Introduction: Kakka Raman, the great soul
- K.V Ananthanarayanan
This is the first part of a series of articles based on real life occurrences of certain Pattars that we believe, would be immensely inspirational to everyone, especially the younger generation.
In our lives, you often come across people who leave a deep impression on your persona, influencing your thought processes, your actions and knowledge for years to come. I had the good fortune of knowing some such people during my lifetime, and I am writing this series of real life anecdotes of one such person, Rama Iyer, who left a lasting impression on me when I was just a child growing up in a typical agraharam setting, a life not many people in the younger generation have experienced. Rama Iyer had another name to him. He was called “Kakka Raman” because he had squint eyes and even those eyes were practically blind with short sight.
The first thing I heard as an incident in his life was really poignant and profoundly touching. He was a boy from an utterly poor family, and his mother passed away when he was seven years old. On the day of his mother’s death, he had no idea as to what was happening in the house. Many people had assembled; the mother was sleeping, maybe sick. Suddenly, someone brought some ghee and poured it in a broken coconut shell. For Raman, ghee was a very scarce delicacy. So, with his half blind eyes, he looked around to see whether anyone was paying attention to the ghee kept in chirattai* in the corner. When he was fairly sure that nobody was watching him, he stealthily took the ghee container and swallowed the whole ghee. You know, this ghee had been brought for the funeral rites of Raman’s mother.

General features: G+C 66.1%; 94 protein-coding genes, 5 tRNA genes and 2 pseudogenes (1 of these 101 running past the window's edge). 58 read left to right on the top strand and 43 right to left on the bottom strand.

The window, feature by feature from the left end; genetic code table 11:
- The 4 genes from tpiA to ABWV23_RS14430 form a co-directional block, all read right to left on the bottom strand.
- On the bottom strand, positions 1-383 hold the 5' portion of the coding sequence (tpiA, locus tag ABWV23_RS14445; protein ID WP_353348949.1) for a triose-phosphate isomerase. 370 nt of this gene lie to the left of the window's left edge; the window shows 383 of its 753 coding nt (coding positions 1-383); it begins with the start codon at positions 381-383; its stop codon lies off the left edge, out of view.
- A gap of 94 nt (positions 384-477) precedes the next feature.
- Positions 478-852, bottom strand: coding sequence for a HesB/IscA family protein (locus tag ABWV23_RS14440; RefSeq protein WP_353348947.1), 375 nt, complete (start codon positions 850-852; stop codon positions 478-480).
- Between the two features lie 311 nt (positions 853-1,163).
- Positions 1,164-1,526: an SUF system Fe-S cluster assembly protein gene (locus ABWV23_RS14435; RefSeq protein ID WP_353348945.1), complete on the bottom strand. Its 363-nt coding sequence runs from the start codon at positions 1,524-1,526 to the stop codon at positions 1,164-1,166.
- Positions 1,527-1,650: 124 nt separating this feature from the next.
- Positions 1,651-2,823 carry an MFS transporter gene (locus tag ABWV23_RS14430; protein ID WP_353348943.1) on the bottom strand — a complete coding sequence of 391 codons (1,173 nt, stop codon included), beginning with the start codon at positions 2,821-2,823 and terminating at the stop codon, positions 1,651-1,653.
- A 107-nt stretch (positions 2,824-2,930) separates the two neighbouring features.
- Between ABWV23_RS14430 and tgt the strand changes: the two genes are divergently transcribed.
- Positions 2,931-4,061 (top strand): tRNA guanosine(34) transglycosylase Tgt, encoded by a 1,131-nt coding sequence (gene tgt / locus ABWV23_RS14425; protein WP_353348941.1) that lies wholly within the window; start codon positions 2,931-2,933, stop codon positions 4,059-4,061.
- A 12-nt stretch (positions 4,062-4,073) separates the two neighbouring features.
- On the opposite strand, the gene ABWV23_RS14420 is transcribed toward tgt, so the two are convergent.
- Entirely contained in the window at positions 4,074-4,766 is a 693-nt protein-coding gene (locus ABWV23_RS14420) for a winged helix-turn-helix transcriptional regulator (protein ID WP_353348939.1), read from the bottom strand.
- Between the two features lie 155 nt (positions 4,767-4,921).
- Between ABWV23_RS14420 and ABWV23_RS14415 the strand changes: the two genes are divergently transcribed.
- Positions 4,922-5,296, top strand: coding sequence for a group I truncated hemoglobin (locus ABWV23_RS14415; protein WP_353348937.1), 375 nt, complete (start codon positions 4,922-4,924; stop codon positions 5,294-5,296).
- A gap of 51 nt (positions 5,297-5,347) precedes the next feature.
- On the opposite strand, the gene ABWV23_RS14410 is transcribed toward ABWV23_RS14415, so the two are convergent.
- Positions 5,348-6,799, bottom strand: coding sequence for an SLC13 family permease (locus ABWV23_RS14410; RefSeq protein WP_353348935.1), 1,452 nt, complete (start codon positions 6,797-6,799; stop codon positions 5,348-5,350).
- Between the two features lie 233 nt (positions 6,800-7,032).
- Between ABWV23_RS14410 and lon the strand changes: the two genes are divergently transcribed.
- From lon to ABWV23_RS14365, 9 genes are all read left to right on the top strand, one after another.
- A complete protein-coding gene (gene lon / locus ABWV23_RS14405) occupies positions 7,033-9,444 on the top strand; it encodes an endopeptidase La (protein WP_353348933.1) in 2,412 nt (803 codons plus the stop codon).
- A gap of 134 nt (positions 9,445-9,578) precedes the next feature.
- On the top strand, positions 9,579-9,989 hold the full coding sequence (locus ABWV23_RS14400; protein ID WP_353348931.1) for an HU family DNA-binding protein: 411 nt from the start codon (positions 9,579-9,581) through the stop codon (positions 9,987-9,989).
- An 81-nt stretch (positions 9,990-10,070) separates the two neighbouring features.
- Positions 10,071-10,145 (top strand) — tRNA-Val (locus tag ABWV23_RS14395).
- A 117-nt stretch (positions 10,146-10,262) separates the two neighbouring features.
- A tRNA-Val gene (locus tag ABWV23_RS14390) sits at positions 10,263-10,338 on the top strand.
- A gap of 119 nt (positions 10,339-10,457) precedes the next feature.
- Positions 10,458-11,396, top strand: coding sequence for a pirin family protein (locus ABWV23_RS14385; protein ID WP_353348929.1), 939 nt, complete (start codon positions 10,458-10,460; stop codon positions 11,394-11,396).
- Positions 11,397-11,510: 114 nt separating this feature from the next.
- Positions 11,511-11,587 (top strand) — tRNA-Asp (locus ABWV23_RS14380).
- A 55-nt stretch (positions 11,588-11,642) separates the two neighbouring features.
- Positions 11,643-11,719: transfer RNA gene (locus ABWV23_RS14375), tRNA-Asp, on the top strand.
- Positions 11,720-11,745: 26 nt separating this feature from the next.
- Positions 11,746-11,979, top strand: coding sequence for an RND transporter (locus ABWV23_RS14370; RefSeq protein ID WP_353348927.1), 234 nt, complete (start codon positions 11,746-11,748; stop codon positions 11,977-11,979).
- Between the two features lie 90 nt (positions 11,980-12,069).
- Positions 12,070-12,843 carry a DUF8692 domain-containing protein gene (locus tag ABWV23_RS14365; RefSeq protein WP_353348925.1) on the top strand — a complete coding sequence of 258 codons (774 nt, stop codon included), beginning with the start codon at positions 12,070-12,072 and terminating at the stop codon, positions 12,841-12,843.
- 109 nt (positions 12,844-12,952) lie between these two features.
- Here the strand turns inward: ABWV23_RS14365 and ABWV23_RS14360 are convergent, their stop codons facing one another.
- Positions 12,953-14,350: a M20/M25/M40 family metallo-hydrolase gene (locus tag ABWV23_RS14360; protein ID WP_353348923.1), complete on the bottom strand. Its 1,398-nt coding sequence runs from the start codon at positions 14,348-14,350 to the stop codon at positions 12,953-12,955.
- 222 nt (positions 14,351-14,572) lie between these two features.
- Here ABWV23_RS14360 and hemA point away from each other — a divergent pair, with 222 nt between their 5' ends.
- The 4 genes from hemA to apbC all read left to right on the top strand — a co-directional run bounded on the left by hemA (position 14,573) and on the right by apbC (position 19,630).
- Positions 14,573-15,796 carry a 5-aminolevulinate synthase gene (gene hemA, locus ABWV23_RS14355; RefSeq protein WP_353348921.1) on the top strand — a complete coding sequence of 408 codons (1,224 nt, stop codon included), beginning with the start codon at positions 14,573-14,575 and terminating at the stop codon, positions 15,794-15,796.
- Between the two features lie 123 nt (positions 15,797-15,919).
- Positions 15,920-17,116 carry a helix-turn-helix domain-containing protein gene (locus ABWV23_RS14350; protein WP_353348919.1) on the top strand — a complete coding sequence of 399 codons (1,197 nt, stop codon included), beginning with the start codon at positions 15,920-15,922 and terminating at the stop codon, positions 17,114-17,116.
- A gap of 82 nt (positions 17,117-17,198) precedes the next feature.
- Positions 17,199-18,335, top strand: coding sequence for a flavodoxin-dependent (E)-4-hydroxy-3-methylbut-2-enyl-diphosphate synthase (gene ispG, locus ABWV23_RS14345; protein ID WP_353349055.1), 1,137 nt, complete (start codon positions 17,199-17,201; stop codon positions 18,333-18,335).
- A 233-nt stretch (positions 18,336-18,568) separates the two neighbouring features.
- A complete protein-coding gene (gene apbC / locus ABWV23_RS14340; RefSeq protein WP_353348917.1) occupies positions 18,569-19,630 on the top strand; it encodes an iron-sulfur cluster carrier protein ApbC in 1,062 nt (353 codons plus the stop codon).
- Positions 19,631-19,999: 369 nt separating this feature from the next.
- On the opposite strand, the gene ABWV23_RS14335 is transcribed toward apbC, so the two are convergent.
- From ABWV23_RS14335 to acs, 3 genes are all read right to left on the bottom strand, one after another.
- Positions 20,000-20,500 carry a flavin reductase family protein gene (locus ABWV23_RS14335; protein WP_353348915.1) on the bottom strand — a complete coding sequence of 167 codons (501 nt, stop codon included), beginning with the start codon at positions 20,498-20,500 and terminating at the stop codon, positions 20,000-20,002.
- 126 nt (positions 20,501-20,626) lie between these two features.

As I have it said before, this is a real story, and if Raman were alive today, he would be about 100 years old. He passed away 14 years ago. I know Raman because he was my mother’s own maternal uncle and my own dear mamaappa. He used to go as a loukeeka* for sraadhdham chaappadu and he would get clothes like mundu, uthareeyam etc. He had married my mother’s elder sister and he loved me like his own son. In my childhood days of utter poverty, the clothes brought by him served as my mundus. When he used to get mallumundu*or gaada*, it would be used to stitch our underwear, periyamma’s and amma’s ravukkais* and my sister’s pavaadais. He never wanted anything for himself. He happily gave everything he used to get, by way of dhaanam or dhakhshina to others. I learned greatness of giving from that great soul.
chirattai: Coconut Shell
loukeeka:a Brahmin who partiakes in ceremonies and many vedic functions but is not a qualified vaadhyar….vaadhyaar is qualified in vedas and is well versed in conduting the ceremonies and commands lot of respect as the family guru, guide and maybe philosopher
mallumundu or gaada: very cheap rawc otton cloth manufacturedin mills….mallumundu is bleached and gaada is unbleached
ravukkais: the prototype of the blouses worn by ladies… the ladies four or five decades ago wore it, usually it would be stitched by the ladies themselves with a needle and thread.